Juliet Van Vliet, Director of Lands, Public Works and Resources for Toquaht Nation (and SCARP alumni–shout-out!) noted that the Nations have something to teach municipal governments in accessing federal funding (and it seems, developing a clear vision/priority for affordable housing). Toquat Housing was in treaty negotiations from 1991-2011, which meant lack of clarity on housing tenure in 10 houses. There were also major issues with water quality and infrastructure (a waste water treatment facility and fiber optic network were completed in 2016). The Nation worked hard on developing a clear vision on housing, engaging residents as part of an Official Community Plan (2012-2015), establishing a home ownership program (2016-2018) and setting aside $320,000 towards rental housing in their 2016 budget, an identified need. This money (equity cash from the claim settlement) was used to leverage an additional $1 million from CMHC to build eight units in total). UBC students also supported the planning for new housing. The new units are to be affordable based on the needs of low-income residents ($587 average unit rent, with deep affordability available), will be Nation-owned on Toquat lands, and will include a gathering space which is also lacking in the community. Some of the materials used include local cedar which was milled in the community.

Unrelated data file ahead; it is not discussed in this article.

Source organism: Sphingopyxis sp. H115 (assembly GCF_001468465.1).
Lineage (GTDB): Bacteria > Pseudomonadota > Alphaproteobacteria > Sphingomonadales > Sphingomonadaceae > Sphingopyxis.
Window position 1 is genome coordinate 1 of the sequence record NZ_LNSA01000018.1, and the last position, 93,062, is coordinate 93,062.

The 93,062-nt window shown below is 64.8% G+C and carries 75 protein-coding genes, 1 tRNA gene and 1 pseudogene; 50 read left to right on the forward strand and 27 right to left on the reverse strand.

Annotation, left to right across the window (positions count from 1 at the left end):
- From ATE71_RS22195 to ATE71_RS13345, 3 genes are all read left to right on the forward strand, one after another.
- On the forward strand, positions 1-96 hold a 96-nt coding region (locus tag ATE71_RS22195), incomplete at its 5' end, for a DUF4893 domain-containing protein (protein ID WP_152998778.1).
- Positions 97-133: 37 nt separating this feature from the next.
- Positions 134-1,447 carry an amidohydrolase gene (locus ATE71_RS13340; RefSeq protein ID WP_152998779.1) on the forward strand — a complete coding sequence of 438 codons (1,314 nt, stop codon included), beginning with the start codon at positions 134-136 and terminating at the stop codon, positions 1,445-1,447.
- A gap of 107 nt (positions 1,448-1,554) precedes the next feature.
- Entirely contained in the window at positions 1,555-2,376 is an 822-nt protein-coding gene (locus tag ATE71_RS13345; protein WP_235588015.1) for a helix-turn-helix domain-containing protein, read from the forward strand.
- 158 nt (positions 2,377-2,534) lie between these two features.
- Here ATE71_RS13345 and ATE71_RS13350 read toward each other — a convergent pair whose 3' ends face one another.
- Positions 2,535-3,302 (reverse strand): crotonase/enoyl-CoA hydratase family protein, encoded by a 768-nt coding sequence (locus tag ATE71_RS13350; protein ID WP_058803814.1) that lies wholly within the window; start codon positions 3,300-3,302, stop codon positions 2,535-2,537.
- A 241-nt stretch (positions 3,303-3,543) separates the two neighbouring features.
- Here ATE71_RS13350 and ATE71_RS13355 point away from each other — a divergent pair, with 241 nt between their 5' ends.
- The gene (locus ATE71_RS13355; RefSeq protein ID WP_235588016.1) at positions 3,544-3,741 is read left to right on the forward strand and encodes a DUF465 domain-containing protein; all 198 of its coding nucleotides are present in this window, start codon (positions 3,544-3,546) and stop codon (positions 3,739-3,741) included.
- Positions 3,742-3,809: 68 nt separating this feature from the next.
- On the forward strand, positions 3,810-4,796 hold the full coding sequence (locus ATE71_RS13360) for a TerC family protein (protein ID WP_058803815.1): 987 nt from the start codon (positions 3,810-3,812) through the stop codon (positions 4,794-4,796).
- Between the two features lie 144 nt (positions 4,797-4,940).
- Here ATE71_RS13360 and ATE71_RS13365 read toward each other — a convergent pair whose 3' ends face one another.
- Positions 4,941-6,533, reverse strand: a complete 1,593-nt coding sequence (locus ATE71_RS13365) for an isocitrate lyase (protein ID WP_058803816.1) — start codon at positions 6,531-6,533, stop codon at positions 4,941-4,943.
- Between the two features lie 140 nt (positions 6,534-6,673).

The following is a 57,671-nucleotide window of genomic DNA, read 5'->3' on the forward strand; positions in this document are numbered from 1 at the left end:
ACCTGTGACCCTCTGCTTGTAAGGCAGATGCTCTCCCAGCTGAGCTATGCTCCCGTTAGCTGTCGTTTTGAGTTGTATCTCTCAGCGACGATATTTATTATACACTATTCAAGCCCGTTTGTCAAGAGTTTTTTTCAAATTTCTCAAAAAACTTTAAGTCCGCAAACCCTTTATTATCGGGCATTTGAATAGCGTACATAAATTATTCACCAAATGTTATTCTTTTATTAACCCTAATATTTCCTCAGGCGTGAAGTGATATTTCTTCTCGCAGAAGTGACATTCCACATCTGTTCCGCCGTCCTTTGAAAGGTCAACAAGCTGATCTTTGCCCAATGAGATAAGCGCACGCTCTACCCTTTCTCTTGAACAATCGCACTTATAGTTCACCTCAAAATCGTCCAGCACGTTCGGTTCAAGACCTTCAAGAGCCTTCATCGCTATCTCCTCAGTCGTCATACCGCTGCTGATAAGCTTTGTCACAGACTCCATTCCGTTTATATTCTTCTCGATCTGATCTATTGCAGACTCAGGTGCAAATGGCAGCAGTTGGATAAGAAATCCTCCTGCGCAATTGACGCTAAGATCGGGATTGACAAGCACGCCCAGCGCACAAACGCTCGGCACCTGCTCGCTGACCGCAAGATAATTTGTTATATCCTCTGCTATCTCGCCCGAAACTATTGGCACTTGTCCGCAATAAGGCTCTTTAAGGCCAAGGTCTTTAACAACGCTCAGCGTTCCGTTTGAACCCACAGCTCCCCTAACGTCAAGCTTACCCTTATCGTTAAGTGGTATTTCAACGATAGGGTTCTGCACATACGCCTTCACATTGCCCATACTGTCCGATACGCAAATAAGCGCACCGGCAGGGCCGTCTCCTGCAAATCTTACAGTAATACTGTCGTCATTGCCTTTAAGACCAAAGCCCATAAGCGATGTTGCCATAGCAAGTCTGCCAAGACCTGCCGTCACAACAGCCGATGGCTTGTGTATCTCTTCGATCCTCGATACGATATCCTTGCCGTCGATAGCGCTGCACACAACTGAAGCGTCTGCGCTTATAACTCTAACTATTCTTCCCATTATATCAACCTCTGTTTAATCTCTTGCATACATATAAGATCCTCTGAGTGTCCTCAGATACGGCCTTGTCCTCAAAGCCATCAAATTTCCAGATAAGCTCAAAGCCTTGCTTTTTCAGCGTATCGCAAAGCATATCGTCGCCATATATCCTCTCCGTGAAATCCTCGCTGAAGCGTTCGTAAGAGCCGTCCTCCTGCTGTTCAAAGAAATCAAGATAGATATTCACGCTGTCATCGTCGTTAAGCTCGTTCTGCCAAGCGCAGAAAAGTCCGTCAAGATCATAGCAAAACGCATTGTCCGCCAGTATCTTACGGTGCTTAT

These projects are amazing illustrations of what has been possible even without the new funding the NHS will be providing. I’ll be sharing them with my students in housing policy.